Published: 16/01/2003, Volume II3, No. 5838 Page 4 5

One in three trusts failed to meet last April's accident and emergency target of ensuring that 75 per cent of patients wait less than four hours, an analysis of Department of Health figures has revealed.

And experts have warned that the target for 90 per cent of patients to be admitted, transferred or discharged within four hours by the end of March is unlikely to be met.

DoH figures show how the government treats A&E waiting targets differently to those for inpatients.

While every acute trust is judged individually on whether it meets inpatient waiting targets, A&E performance has been measured on a nationally aggregated basis.

Last month, NHS chief executive Nigel Crisp's end-of-year report said that, overall, 77 per cent of patients were waiting less than four hours in A&E from July to September. His April report had showed the 75 per cent figure had just been achieved.

But detailed DoH figures for A&E waits between July and September 2002 reveal a sharp 'postcode variation', with onethird of trusts missing the 75 per cent target.

Though several trusts had dealt with 90 per cent or more of A&E patients within four hours, 10 trusts had dealt with 60 per cent or less in this time. The 10 were:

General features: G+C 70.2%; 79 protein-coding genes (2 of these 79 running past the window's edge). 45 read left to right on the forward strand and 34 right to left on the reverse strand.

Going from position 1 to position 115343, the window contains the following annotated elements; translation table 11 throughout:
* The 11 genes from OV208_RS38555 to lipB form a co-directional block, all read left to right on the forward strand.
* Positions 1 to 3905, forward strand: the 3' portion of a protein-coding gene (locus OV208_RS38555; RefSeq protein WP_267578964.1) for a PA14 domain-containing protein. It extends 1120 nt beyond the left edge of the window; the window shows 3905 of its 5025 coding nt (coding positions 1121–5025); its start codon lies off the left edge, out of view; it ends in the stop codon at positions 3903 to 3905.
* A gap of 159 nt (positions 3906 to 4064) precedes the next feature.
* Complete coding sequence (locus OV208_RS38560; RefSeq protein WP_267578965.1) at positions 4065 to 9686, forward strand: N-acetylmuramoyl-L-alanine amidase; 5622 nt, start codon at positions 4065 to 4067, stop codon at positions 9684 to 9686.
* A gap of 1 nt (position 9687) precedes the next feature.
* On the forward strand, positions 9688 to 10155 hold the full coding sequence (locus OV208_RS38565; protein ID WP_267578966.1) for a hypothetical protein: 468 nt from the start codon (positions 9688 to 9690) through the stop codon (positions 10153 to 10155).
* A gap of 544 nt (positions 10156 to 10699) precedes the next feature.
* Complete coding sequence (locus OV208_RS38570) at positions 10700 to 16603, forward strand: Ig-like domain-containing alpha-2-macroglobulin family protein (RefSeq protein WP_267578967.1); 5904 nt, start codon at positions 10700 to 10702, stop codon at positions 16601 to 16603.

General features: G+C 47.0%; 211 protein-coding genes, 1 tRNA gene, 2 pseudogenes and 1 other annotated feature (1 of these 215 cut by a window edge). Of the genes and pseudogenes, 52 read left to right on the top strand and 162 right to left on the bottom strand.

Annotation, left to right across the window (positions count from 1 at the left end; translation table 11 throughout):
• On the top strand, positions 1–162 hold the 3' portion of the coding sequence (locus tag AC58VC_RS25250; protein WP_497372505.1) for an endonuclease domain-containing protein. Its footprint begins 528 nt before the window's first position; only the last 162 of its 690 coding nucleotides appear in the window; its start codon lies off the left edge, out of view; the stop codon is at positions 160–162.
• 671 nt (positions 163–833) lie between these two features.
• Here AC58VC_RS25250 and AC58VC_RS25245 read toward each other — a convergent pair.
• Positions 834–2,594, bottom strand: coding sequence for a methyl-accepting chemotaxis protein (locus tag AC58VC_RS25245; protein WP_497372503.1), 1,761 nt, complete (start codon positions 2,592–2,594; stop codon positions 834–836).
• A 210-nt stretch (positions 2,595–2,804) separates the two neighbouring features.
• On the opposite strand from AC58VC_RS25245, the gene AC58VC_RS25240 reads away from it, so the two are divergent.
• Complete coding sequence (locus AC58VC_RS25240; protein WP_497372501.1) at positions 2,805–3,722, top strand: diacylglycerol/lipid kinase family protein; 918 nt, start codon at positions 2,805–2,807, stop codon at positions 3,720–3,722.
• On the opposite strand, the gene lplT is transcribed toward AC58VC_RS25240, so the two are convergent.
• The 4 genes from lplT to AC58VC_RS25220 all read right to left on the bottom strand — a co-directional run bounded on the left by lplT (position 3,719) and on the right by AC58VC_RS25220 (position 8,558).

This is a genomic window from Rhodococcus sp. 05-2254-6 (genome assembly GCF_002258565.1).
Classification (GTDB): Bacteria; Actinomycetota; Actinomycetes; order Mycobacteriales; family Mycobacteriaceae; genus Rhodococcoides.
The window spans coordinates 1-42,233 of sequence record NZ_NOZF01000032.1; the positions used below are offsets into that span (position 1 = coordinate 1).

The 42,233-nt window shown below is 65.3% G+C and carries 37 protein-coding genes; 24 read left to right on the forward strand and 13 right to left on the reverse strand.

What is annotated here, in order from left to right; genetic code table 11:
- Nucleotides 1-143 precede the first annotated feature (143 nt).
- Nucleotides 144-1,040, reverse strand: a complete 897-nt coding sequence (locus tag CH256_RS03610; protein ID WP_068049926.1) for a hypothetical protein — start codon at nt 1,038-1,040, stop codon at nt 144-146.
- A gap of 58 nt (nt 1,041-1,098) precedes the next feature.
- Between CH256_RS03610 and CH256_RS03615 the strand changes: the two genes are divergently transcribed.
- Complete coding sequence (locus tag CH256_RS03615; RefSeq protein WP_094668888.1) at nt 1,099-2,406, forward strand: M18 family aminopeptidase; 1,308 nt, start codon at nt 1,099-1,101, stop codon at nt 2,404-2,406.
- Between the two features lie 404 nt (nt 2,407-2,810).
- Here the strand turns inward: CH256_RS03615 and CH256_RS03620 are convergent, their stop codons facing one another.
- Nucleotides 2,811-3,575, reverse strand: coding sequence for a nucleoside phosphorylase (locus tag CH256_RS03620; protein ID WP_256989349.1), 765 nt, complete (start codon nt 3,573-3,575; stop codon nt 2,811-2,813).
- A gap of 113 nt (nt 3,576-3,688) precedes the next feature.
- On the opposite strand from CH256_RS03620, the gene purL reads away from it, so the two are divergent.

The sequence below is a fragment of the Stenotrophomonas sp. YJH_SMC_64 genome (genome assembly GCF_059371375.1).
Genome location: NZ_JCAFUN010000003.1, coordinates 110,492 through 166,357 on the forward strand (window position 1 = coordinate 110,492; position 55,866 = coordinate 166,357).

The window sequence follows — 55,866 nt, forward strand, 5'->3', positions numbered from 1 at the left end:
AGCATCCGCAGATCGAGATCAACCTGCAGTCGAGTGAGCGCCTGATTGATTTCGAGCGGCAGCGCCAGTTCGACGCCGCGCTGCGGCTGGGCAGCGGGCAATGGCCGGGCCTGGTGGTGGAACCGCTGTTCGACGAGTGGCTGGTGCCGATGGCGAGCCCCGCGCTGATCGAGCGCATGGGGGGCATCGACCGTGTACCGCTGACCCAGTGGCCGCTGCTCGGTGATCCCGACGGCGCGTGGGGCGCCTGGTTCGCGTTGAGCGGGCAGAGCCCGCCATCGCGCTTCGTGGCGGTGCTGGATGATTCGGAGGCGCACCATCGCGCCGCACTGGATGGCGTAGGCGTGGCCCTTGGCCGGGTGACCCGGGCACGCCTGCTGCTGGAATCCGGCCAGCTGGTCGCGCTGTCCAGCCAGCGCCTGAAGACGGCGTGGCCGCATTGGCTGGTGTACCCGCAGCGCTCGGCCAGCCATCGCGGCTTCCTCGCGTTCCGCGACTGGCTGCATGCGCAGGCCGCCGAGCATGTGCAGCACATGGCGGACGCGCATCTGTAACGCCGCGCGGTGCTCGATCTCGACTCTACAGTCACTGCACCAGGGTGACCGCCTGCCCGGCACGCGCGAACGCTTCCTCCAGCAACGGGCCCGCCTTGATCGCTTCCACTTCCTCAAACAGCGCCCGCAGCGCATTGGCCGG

Aintree Hospitals trust, Basildon and Thurrock General Hospitals trust, Brighton and Sussex University Hospitals trust, Dartford and Gravesham trust, Guy's and St Thomas' Hospital trust, Kingston Hospital trust, Newham Healthcare trust, North Staffordshire Hospital trust, Royal United Hospital Bath trust, Whipps Cross University Hospitals trust.

British Association for A&E Medicine president Dr John Heyworth told HSJ that figures were 'probably an underestimate' of the number of trusts failing to meet the 75 per cent target because they were compiled before last week's tighter guidance was issued, on how waits should be counted.

And he warned that the 90 per cent target was 'not going to be met in the timescale [the government] wants' despite 'a lot of activity' by A&E departments.

A&E consultant Dr Matthew Cooke, a DoH advisor, said: 'Not every trust will be at 90 per cent by March, ' while emergency access 'czar' Professor Sir George Alberti said the 90 per cent target was 'very challenging considering the facilities we have and the staffing'.